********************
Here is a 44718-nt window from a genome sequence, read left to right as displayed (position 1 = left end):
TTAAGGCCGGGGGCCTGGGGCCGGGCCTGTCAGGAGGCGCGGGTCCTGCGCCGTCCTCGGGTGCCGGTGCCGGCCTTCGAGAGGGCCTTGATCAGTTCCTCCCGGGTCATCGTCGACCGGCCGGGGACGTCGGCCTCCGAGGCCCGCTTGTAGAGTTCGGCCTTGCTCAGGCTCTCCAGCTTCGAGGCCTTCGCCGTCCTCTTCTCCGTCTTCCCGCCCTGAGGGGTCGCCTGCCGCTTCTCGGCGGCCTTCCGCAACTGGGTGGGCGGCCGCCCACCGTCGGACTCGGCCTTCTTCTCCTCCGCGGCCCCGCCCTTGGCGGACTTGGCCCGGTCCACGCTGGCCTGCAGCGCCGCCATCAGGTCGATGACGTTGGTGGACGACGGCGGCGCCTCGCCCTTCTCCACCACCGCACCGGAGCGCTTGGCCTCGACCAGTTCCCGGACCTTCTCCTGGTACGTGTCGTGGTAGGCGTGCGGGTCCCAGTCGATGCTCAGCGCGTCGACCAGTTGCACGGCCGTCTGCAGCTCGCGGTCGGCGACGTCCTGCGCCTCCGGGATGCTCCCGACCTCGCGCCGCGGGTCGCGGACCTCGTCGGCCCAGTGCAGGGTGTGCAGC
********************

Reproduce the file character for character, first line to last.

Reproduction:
Here is a 44718-nt window from a genome sequence, read left to right as displayed (position 1 = left end):
TTAAGGCCGGGGGCCTGGGGCCGGGCCTGTCAGGAGGCGCGGGTCCTGCGCCGTCCTCGGGTGCCGGTGCCGGCCTTCGAGAGGGCCTTGATCAGTTCCTCCCGGGTCATCGTCGACCGGCCGGGGACGTCGGCCTCCGAGGCCCGCTTGTAGAGTTCGGCCTTGCTCAGGCTCTCCAGCTTCGAGGCCTTCGCCGTCCTCTTCTCCGTCTTCCCGCCCTGAGGGGTCGCCTGCCGCTTCTCGGCGGCCTTCCGCAACTGGGTGGGCGGCCGCCCACCGTCGGACTCGGCCTTCTTCTCCTCCGCGGCCCCGCCCTTGGCGGACTTGGCCCGGTCCACGCTGGCCTGCAGCGCCGCCATCAGGTCGATGACGTTGGTGGACGACGGCGGCGCCTCGCCCTTCTCCACCACCGCACCGGAGCGCTTGGCCTCGACCAGTTCCCGGACCTTCTCCTGGTACGTGTCGTGGTAGGCGTGCGGGTCCCAGTCGATGCTCAGCGCGTCGACCAGTTGCACGGCCGTCTGCAGCTCGCGGTCGGCGACGTCCTGCGCCTCCGGGATGCTCCCGACCTCGCGCCGCGGGTCGCGGACCTCGTCGGCCCAGTGCAGGGTGTGCAGC